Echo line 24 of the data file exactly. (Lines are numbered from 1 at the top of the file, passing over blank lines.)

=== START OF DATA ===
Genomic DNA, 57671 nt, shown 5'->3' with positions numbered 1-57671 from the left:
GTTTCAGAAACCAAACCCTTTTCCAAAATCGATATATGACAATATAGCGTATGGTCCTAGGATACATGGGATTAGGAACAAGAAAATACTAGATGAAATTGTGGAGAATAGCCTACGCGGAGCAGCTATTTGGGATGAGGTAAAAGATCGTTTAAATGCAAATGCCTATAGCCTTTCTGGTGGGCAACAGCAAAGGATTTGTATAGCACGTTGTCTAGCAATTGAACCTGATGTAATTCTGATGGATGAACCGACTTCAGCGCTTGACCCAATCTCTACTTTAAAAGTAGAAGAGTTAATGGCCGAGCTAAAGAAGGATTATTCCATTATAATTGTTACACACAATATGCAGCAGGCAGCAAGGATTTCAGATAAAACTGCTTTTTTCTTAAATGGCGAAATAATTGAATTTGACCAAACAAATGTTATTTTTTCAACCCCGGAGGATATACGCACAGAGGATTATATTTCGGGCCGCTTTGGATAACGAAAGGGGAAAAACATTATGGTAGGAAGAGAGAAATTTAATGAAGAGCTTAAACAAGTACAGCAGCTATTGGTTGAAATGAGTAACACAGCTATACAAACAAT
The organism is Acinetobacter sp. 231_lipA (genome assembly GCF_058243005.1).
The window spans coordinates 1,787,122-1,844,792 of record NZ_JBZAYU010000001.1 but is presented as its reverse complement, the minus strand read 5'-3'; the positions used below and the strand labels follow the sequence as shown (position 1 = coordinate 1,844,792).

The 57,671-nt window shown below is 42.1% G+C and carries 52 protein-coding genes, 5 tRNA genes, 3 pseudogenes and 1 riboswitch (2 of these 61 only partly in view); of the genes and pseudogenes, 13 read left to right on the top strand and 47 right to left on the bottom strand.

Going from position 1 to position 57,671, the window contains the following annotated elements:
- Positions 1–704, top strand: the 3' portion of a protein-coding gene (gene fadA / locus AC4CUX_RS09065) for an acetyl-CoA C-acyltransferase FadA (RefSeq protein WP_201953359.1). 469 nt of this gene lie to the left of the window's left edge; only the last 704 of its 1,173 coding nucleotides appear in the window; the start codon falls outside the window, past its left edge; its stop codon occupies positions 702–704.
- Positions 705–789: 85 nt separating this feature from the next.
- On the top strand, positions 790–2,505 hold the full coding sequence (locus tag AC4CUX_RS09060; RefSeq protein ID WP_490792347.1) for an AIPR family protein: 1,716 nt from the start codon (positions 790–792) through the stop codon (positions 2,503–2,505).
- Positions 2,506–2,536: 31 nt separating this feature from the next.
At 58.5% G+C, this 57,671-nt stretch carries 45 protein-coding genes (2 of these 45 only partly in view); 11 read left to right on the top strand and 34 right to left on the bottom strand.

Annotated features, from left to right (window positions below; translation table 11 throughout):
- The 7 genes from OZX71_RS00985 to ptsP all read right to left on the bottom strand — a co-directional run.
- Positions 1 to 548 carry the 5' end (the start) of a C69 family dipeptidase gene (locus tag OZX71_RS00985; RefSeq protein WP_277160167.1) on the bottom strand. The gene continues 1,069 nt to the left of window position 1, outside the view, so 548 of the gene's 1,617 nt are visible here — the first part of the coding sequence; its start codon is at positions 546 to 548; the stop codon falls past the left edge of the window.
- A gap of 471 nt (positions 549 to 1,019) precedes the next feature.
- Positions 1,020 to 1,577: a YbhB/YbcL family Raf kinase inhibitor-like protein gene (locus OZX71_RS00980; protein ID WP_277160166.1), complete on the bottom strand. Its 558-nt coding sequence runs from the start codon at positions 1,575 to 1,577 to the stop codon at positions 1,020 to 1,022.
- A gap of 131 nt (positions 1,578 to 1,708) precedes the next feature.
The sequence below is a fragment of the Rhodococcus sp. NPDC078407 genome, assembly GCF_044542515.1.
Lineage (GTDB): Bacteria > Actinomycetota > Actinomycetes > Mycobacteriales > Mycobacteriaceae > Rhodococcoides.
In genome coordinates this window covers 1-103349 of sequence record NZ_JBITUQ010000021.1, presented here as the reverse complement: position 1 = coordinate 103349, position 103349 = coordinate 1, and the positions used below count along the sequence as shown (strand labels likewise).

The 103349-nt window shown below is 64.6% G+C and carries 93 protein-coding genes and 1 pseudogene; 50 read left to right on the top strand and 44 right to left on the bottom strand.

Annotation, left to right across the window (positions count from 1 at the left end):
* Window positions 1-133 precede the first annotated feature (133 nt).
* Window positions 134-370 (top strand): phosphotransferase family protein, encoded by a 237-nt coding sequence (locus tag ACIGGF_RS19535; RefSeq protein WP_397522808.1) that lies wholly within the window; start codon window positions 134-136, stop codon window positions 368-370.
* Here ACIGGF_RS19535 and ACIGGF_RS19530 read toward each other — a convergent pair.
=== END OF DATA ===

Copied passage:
* Window positions 134-370 (top strand): phosphotransferase family protein, encoded by a 237-nt coding sequence (locus tag ACIGGF_RS19535; RefSeq protein WP_397522808.1) that lies wholly within the window; start codon window positions 134-136, stop codon window positions 368-370.